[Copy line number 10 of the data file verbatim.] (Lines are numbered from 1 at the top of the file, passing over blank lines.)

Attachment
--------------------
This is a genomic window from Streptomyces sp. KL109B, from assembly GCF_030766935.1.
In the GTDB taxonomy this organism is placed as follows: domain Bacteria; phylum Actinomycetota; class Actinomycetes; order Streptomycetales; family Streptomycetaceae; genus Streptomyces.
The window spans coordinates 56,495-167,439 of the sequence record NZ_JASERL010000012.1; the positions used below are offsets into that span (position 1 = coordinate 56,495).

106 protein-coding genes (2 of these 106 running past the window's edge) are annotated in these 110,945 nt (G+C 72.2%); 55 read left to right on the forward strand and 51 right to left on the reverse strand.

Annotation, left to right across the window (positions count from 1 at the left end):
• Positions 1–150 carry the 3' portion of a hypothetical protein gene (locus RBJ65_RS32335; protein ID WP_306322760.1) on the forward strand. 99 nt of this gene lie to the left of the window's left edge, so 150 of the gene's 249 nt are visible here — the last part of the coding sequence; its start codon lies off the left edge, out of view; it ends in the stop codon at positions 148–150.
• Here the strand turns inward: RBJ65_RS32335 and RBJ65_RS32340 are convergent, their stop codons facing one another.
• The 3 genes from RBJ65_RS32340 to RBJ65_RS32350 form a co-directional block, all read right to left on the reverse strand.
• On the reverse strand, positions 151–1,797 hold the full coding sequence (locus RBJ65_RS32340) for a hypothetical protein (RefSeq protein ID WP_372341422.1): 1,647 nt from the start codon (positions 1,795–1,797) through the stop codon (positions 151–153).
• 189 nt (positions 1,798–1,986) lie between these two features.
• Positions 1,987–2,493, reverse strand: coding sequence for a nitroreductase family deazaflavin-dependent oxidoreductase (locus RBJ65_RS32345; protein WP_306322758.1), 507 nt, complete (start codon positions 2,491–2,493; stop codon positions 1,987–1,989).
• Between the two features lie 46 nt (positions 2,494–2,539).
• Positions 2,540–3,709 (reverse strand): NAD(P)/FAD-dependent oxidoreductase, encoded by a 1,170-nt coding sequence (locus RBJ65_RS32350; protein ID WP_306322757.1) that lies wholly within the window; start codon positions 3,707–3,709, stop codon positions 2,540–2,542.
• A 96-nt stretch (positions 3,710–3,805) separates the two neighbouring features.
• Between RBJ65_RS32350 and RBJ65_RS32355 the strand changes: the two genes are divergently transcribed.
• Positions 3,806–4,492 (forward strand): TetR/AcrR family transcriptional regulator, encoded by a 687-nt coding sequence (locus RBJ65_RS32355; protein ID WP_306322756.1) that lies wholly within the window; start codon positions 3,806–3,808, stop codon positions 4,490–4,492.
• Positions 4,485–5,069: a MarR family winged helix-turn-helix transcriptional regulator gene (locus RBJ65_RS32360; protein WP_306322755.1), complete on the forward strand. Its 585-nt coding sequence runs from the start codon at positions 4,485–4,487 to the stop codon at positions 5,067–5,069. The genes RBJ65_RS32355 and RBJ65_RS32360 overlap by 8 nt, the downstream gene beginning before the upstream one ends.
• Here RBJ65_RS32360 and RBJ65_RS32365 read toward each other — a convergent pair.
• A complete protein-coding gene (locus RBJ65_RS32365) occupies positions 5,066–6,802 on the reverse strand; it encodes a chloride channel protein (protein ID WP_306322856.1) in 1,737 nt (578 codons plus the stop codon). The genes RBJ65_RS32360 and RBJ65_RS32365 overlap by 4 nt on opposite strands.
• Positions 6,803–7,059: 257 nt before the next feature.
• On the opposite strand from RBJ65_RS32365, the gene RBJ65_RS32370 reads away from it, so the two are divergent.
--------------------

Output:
• 189 nt (positions 1,798–1,986) lie between these two features.